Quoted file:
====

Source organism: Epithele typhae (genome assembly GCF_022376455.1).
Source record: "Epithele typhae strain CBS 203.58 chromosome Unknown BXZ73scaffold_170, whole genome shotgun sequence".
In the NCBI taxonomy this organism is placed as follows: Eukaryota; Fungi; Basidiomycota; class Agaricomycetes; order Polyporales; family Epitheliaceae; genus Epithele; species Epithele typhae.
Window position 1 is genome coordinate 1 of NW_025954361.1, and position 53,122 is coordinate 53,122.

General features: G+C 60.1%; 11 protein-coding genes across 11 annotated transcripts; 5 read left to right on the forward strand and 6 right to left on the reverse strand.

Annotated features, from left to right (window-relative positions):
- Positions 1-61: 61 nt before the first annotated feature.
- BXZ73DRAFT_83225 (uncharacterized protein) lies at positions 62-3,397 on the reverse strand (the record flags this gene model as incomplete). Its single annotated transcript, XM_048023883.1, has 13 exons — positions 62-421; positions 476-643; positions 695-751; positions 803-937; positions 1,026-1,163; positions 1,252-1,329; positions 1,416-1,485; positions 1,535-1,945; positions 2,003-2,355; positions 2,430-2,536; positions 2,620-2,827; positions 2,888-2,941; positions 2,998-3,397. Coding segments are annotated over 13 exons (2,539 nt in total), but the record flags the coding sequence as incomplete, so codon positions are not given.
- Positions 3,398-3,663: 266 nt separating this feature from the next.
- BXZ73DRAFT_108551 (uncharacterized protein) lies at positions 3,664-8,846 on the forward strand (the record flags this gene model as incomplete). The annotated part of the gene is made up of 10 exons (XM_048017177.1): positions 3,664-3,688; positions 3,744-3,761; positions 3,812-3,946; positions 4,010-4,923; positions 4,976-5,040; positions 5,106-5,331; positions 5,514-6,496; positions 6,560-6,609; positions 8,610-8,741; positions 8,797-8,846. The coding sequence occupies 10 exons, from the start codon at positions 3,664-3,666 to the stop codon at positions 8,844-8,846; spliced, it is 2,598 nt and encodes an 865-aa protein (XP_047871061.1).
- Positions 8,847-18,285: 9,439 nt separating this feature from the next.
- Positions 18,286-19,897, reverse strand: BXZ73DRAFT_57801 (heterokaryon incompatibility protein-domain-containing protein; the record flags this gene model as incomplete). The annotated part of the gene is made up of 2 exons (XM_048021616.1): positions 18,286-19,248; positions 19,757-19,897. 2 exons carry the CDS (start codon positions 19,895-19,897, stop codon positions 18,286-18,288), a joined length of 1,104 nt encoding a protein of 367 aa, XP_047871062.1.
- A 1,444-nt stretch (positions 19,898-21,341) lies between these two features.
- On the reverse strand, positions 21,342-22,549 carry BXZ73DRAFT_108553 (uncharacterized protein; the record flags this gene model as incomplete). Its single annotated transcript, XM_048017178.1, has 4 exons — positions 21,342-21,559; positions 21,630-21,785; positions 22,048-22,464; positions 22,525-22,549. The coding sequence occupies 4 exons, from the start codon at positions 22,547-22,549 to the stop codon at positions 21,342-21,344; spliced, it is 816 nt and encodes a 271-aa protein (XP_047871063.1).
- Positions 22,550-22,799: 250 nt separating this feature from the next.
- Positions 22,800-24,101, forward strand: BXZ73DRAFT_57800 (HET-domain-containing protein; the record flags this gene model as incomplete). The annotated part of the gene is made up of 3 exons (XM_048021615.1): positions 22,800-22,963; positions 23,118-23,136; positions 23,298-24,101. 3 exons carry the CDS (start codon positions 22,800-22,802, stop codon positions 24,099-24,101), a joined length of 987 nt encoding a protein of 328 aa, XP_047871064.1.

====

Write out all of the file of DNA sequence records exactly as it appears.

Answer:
Source organism: Epithele typhae (genome assembly GCF_022376455.1).
Source record: "Epithele typhae strain CBS 203.58 chromosome Unknown BXZ73scaffold_170, whole genome shotgun sequence".
In the NCBI taxonomy this organism is placed as follows: Eukaryota; Fungi; Basidiomycota; class Agaricomycetes; order Polyporales; family Epitheliaceae; genus Epithele; species Epithele typhae.
Window position 1 is genome coordinate 1 of NW_025954361.1, and position 53,122 is coordinate 53,122.

General features: G+C 60.1%; 11 protein-coding genes across 11 annotated transcripts; 5 read left to right on the forward strand and 6 right to left on the reverse strand.

Annotated features, from left to right (window-relative positions):
- Positions 1-61: 61 nt before the first annotated feature.
- BXZ73DRAFT_83225 (uncharacterized protein) lies at positions 62-3,397 on the reverse strand (the record flags this gene model as incomplete). Its single annotated transcript, XM_048023883.1, has 13 exons — positions 62-421; positions 476-643; positions 695-751; positions 803-937; positions 1,026-1,163; positions 1,252-1,329; positions 1,416-1,485; positions 1,535-1,945; positions 2,003-2,355; positions 2,430-2,536; positions 2,620-2,827; positions 2,888-2,941; positions 2,998-3,397. Coding segments are annotated over 13 exons (2,539 nt in total), but the record flags the coding sequence as incomplete, so codon positions are not given.
- Positions 3,398-3,663: 266 nt separating this feature from the next.
- BXZ73DRAFT_108551 (uncharacterized protein) lies at positions 3,664-8,846 on the forward strand (the record flags this gene model as incomplete). The annotated part of the gene is made up of 10 exons (XM_048017177.1): positions 3,664-3,688; positions 3,744-3,761; positions 3,812-3,946; positions 4,010-4,923; positions 4,976-5,040; positions 5,106-5,331; positions 5,514-6,496; positions 6,560-6,609; positions 8,610-8,741; positions 8,797-8,846. The coding sequence occupies 10 exons, from the start codon at positions 3,664-3,666 to the stop codon at positions 8,844-8,846; spliced, it is 2,598 nt and encodes an 865-aa protein (XP_047871061.1).
- Positions 8,847-18,285: 9,439 nt separating this feature from the next.
- Positions 18,286-19,897, reverse strand: BXZ73DRAFT_57801 (heterokaryon incompatibility protein-domain-containing protein; the record flags this gene model as incomplete). The annotated part of the gene is made up of 2 exons (XM_048021616.1): positions 18,286-19,248; positions 19,757-19,897. 2 exons carry the CDS (start codon positions 19,895-19,897, stop codon positions 18,286-18,288), a joined length of 1,104 nt encoding a protein of 367 aa, XP_047871062.1.
- A 1,444-nt stretch (positions 19,898-21,341) lies between these two features.
- On the reverse strand, positions 21,342-22,549 carry BXZ73DRAFT_108553 (uncharacterized protein; the record flags this gene model as incomplete). Its single annotated transcript, XM_048017178.1, has 4 exons — positions 21,342-21,559; positions 21,630-21,785; positions 22,048-22,464; positions 22,525-22,549. The coding sequence occupies 4 exons, from the start codon at positions 22,547-22,549 to the stop codon at positions 21,342-21,344; spliced, it is 816 nt and encodes a 271-aa protein (XP_047871063.1).
- Positions 22,550-22,799: 250 nt separating this feature from the next.
- Positions 22,800-24,101, forward strand: BXZ73DRAFT_57800 (HET-domain-containing protein; the record flags this gene model as incomplete). The annotated part of the gene is made up of 3 exons (XM_048021615.1): positions 22,800-22,963; positions 23,118-23,136; positions 23,298-24,101. 3 exons carry the CDS (start codon positions 22,800-22,802, stop codon positions 24,099-24,101), a joined length of 987 nt encoding a protein of 328 aa, XP_047871064.1.